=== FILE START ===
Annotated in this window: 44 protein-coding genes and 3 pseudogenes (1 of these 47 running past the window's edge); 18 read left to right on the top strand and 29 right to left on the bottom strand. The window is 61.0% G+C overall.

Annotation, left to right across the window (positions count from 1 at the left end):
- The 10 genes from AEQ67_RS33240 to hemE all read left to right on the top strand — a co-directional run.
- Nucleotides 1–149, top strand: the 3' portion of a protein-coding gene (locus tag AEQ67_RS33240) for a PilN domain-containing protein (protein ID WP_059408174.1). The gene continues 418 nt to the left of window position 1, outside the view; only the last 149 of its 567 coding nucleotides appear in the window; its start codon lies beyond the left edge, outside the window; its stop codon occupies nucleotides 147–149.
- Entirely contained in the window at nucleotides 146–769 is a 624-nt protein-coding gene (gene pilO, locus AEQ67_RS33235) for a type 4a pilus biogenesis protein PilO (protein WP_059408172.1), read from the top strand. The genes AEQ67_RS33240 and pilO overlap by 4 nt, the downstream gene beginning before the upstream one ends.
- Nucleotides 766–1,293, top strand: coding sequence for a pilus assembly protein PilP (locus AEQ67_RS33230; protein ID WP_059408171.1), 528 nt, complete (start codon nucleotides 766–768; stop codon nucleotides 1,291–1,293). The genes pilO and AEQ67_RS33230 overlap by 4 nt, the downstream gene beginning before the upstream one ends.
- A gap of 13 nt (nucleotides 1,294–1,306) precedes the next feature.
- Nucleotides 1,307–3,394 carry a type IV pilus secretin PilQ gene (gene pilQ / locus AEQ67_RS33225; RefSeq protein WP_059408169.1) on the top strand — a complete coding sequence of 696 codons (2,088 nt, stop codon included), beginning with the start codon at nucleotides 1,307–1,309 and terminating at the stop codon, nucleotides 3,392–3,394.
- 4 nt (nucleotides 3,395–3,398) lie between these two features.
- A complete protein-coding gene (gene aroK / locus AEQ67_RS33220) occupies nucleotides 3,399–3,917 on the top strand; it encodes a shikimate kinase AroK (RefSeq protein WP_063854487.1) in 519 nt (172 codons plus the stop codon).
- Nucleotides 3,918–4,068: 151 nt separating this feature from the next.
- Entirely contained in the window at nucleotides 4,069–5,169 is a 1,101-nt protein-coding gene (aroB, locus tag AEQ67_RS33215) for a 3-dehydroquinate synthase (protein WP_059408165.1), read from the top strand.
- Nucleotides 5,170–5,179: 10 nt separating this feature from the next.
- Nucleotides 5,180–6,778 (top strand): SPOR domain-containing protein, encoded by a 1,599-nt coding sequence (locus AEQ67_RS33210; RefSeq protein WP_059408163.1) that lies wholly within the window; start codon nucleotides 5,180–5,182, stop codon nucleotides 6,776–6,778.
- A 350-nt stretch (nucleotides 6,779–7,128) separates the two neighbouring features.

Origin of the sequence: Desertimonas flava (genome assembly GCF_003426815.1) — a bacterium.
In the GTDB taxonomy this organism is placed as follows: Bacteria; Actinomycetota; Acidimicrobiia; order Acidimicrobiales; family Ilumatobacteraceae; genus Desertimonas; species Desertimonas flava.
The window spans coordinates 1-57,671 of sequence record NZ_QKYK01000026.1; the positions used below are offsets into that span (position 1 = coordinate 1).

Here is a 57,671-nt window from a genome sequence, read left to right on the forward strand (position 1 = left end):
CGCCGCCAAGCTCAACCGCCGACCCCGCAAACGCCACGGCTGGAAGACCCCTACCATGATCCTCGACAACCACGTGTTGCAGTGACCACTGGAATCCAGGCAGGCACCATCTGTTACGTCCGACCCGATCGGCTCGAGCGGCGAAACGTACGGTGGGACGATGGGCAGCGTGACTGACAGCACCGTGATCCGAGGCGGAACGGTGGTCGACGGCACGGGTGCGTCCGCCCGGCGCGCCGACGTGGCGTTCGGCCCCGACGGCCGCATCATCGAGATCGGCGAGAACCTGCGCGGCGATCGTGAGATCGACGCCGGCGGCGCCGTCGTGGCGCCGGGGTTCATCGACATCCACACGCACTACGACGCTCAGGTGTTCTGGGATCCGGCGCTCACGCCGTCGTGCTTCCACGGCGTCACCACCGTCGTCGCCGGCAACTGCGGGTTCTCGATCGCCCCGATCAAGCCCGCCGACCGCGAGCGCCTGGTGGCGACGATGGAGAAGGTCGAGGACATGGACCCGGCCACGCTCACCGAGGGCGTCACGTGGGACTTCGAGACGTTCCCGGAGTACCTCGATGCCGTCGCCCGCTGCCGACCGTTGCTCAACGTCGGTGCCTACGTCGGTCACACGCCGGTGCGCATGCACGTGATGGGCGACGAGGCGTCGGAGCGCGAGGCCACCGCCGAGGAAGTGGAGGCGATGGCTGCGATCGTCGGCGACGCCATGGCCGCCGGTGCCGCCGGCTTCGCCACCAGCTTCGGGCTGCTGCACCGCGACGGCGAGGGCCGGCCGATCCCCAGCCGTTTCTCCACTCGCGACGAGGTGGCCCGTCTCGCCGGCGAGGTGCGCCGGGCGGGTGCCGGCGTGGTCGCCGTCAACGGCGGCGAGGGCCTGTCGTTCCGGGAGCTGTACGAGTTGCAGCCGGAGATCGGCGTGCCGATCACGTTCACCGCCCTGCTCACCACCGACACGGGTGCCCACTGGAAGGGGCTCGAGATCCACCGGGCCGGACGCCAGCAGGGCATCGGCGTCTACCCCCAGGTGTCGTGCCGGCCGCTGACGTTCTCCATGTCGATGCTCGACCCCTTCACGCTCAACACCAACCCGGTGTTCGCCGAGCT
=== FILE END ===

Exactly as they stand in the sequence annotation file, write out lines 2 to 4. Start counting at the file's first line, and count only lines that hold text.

Annotation, left to right across the window (positions count from 1 at the left end):
- The 10 genes from AEQ67_RS33240 to hemE all read left to right on the top strand — a co-directional run.
- Nucleotides 1–149, top strand: the 3' portion of a protein-coding gene (locus tag AEQ67_RS33240) for a PilN domain-containing protein (protein ID WP_059408174.1). The gene continues 418 nt to the left of window position 1, outside the view; only the last 149 of its 567 coding nucleotides appear in the window; its start codon lies beyond the left edge, outside the window; its stop codon occupies nucleotides 147–149.